Yesterday, Frank Bruni awarded a slightly generous two stars to Bar Boulud, even though “there’s little wow from the kitchen, which turns out treatments of salmon, sea bass and roasted chicken that, while not quite losers, are definitely snoozers.” He actually preferred the lunch sandwiches to anything offered at dinner.
Frank has never cared much for classic French food, but the charcuterie won him over:
Bar Boulud is a terrine machine, a pâté-a-palooza, dedicated to the proposition that discerning New Yorkers aren’t getting nearly enough concentrated, sculptured, gelatinous animal fat, at least not of a superior caliber.
I’ll buy that, and I’ll buy it on the basis of the restaurant’s smooth pâté grand-mère (chicken liver, pork, Cognac) and coarse pâté grand-père (foie gras, pork, port), both of which are such pure joy to eat — on their own, on toasted bread, with mustard, without — that they sent me on a search across the menu not only for close relatives but also for distant cousins. I was ready to ingest the entire extended family.
And it gave Frank an opening to write another meta-review, to meditate on the micro-trends that fascinate him so:
Much of what you need to know about the direction of fine dining these days is distilled in Bar Boulud, where one of the most accomplished French traditionalists on this side of the Atlantic stages a production whose weakest facet is the conventional three-course dinner.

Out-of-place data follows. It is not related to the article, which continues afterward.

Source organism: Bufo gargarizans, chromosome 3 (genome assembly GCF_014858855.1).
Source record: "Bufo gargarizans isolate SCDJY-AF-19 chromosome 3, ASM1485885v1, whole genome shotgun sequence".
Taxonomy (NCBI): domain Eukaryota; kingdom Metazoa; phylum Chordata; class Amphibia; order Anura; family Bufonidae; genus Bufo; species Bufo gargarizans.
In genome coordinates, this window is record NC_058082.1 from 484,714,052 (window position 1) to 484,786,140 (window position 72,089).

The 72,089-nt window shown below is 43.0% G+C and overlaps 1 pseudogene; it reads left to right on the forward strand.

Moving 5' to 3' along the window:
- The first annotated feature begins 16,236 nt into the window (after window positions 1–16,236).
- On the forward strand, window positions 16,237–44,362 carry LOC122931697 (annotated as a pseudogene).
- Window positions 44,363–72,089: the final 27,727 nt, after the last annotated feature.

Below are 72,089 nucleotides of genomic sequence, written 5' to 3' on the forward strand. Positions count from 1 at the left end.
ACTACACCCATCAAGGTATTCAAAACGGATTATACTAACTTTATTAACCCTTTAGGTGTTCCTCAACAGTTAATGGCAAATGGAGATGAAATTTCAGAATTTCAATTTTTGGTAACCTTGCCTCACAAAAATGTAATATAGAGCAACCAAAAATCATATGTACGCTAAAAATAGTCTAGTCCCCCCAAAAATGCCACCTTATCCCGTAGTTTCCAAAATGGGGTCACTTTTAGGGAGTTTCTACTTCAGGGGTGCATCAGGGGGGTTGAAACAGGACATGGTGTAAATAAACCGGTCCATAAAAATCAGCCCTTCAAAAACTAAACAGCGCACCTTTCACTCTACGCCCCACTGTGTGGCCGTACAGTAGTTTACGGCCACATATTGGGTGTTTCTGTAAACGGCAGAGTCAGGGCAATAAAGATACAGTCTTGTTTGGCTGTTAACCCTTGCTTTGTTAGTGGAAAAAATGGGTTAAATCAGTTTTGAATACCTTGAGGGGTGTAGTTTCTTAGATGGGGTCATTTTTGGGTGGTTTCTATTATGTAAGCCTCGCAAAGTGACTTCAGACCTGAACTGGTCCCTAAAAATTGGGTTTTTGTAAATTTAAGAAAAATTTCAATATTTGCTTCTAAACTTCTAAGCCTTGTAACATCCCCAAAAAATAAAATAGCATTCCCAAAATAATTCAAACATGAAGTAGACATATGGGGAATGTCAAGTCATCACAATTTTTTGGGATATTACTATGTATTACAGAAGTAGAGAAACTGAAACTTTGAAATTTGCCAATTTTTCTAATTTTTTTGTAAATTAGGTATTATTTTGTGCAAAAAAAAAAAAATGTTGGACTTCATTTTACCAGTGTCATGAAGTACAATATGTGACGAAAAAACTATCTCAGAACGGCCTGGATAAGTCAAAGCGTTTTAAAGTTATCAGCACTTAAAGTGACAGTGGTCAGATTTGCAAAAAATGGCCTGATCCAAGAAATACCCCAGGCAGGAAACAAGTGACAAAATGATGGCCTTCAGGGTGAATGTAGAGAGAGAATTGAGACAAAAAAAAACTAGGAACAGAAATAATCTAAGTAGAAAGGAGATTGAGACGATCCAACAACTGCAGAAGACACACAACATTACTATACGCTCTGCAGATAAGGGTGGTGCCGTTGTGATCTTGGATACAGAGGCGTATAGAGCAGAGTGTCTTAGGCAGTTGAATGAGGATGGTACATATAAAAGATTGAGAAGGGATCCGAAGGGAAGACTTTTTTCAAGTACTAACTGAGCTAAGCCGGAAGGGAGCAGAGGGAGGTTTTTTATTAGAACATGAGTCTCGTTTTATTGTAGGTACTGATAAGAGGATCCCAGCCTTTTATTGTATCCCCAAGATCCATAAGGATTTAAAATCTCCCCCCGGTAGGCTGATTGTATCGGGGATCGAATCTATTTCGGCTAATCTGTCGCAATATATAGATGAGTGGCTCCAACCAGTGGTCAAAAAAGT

It’s not just white tablecloths that have fallen by the wayside at Bar Boulud, which extends the chef Daniel Boulud’s trajectory toward ever-more-casual restaurants, mirroring the culture around him. Gone, too, is the notion that sitting at a proper table and ordering a proper sequence of dishes is the way you want to eat.
You can certainly take that route, which in fact has rewards enough for anyone who does elect it. But unlike Mr. Boulud’s other New York restaurants — Daniel, Café Boulud and DB Bistro Moderne, in their order of birth and descending degrees of formality — Bar Boulud doesn’t press that path on you.
Many of its roughly 100 seats are stools at a high, long counter or chairs at a circular communal table. The fraction of menu real estate claimed by entrees is only about a quarter.
You get the sense that if Boulud had installed white tablecloths, Frank would have deducted a star.
We took the one-star odds, and lose $1 on our hypothetical bet. Eater took the two-star odds, and wins $4.
Eater NYJ Bankroll $70.50 $86.67 Gain/Loss +4.00 –1.00 Total $74.50 $85.67 * * * * * * * * * * * * * * * * * * * * Won–Lost 33–14 33–14